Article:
Monday, February 16th, 2009
Developers prepping for new construction in the Greenwich Wharf area have found the remains of an enormous 12th c. waterwheel.
Look at the size of this monster:
Archaeologists estimate that the foundations were 30 feet by 36 feet and the waterwheel was more than 20 feet in diameter.
The Romans were the first to build tide mills long the Thames foreshore. The waterwheels powered millstones by sucking in the high tide and releasing the low tide.
We know the technology was still going strong in 1086 because four tide mills are mentioned in the Domesday book, but until now, little evidence of them has ever been found.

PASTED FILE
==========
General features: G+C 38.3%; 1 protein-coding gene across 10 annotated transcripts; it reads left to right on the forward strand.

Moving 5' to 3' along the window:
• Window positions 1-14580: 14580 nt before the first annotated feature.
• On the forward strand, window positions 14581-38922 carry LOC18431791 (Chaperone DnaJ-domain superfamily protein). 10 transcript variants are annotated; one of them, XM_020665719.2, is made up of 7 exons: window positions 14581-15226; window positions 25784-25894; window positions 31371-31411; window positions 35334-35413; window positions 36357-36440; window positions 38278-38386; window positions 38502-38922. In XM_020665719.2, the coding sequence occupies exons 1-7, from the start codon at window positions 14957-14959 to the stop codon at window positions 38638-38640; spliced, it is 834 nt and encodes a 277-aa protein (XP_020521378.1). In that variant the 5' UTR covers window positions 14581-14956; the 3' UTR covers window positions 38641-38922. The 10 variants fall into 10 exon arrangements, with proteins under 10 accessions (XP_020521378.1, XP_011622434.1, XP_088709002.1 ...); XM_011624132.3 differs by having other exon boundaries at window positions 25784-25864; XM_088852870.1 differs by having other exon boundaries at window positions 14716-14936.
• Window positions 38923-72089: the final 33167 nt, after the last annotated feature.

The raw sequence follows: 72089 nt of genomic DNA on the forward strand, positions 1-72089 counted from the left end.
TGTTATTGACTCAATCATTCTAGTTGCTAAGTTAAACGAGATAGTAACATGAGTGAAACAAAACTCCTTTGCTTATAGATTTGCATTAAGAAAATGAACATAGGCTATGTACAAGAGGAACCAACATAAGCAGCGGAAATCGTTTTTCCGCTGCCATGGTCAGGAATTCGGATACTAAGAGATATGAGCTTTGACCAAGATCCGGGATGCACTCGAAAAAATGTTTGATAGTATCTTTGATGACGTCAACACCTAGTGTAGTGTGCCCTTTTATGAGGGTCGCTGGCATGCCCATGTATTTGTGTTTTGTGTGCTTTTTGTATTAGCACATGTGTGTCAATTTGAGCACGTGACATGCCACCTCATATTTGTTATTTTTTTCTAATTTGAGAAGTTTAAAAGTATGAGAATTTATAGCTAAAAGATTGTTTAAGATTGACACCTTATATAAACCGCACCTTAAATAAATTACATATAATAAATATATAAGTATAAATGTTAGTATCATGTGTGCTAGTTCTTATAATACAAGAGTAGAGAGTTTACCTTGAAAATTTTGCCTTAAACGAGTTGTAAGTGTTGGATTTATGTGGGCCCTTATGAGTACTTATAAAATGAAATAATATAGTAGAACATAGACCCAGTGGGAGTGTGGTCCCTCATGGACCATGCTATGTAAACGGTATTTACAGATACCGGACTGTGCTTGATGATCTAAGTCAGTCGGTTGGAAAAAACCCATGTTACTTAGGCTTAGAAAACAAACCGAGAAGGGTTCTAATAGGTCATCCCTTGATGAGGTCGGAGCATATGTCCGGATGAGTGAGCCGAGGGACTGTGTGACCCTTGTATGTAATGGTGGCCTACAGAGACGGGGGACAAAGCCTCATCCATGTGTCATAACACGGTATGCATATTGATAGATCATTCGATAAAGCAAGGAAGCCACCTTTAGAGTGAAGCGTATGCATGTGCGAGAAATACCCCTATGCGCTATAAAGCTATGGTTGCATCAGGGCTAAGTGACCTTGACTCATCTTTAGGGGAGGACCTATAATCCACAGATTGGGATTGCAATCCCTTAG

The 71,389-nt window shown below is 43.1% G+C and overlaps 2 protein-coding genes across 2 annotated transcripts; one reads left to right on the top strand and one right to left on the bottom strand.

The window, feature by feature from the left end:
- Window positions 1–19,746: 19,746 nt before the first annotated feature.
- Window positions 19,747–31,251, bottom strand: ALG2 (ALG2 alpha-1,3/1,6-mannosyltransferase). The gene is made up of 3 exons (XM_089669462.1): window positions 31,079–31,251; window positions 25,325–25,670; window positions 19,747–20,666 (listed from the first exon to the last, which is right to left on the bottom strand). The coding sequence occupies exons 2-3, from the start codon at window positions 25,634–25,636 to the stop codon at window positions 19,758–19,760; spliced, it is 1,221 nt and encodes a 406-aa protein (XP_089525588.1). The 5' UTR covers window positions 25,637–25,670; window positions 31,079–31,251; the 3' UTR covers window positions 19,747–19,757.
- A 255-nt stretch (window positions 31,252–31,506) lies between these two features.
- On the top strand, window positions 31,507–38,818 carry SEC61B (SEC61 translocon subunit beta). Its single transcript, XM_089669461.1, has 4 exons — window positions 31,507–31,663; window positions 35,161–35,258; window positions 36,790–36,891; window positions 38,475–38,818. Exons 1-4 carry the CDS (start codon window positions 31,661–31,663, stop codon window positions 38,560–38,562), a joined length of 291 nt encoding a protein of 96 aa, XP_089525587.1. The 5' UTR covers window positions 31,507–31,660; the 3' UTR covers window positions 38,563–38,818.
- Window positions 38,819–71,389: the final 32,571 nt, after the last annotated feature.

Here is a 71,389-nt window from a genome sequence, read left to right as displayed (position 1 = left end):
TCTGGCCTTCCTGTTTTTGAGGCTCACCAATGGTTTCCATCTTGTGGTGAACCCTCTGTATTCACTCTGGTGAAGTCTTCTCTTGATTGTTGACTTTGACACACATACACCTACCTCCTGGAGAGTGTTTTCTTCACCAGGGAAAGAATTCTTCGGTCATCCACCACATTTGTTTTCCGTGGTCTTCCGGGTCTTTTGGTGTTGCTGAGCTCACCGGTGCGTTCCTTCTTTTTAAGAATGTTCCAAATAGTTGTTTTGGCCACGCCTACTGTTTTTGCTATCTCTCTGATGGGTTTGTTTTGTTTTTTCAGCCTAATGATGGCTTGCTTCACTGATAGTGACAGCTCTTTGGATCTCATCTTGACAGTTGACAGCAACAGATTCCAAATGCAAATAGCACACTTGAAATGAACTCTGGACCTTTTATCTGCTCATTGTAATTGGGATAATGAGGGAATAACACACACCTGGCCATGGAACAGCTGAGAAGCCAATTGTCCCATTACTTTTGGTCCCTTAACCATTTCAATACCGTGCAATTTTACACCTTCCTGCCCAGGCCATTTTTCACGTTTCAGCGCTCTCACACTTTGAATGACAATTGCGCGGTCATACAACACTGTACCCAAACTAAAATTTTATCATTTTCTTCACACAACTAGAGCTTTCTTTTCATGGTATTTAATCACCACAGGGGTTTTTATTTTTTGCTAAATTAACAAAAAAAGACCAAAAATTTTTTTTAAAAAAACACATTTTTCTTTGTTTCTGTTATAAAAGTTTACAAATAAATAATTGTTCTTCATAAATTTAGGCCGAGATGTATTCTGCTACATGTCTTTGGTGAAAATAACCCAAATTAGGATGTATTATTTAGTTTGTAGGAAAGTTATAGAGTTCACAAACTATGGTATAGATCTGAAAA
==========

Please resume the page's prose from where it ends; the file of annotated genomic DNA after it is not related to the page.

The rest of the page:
It has been preserved against centuries of damage by riverside peat deposits. Carpenters’ or millwrights’ assembly marks are clearly visible on the timbers. [...]
The find is similar in design to Roman mills. What has survived is the water trough, carved from a single log, and a carved section of the waterwheel itself with paddles.
Dendrochronological analysis – where tree rings are counted – dates the trees’ felling to 1194.
Researchers think the mill was probably associated with a nearby monastery run by a Belgian order. They’re going to sift through the monastery records to see if they can find any information on the mill.
Meanwhile, the timbers have been removed for conservation and the site is being fully documented. Then the developers will get it back to build some ugly contemporary crap on it.
Okay to be fair, I don’t know that it’ll be ugly or crap, but given what’s become of the London skyline over the past 50 years, it seems likely.